St. Paul’s organ was built in 1990 by the distinguished firm Harrison & Harrison in Durham, England.
This organ consists of four divisions of pipes played from three manuals (keyboards) and a pedalboard. The action is electro-pneumatic with slider chests. When a key or pedal is depressed, air under pressure enters the base of the pipe and a sound is produced.
There are two divisions of pipes which are under expression. Louvers in front of these divisions can be opened or closed by the organist by means of expression pedals. This creates crescendo and diminuendo effects, similar to the effect of blinds on a window letting in or shutting out light.
There are 32 stops controlling 1800 pipes which provide a plethora of sound. The pipes are made of various metals and woods, depending on the sound desired. Our pipes range in size from one inch to 16 feet high. In addition to pipes, there are also three digital stops that provide the deepest tones of the organ in the pedal division. They are called 32-foot stops because the largest/deepest pipe would actually be 32’ tall. The grandest is the 32’ Bombarde, which supports the full organ ensemble.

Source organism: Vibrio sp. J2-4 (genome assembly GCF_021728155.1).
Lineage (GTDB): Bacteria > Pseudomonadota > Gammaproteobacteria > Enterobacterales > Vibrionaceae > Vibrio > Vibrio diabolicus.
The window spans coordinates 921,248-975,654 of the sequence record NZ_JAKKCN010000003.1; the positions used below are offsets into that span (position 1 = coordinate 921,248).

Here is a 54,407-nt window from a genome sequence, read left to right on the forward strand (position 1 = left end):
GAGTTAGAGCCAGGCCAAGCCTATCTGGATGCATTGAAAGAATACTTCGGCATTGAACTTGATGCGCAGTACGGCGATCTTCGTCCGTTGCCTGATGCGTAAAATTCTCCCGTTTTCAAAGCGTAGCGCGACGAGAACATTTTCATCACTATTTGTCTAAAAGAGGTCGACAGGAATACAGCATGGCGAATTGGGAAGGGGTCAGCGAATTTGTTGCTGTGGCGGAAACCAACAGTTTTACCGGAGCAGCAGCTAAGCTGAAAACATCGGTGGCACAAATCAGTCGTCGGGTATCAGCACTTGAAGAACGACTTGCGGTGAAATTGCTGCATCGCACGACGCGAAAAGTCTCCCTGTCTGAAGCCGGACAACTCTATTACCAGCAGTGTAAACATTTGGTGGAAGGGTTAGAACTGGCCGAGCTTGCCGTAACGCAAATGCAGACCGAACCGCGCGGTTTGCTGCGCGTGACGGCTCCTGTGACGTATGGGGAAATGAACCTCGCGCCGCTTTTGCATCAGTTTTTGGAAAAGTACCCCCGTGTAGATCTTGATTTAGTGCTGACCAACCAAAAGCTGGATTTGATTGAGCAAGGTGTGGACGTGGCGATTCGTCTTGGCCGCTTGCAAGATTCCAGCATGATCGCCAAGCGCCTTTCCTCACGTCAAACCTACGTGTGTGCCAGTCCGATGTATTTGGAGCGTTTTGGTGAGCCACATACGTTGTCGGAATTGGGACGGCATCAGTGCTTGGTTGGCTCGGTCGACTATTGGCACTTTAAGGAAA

There are also two special features on this organ. The Herald Trumpet, located at the top of the case, is a commanding sound used in processionals, fanfares, and the famous trumpet tunes often used for weddings. The Cymbelstern (bell-star) is located in the center of the organ case near the top. When engaged, the star turns and rings little bells, adding a touch of joy to the music.
The Organ at St. Paul's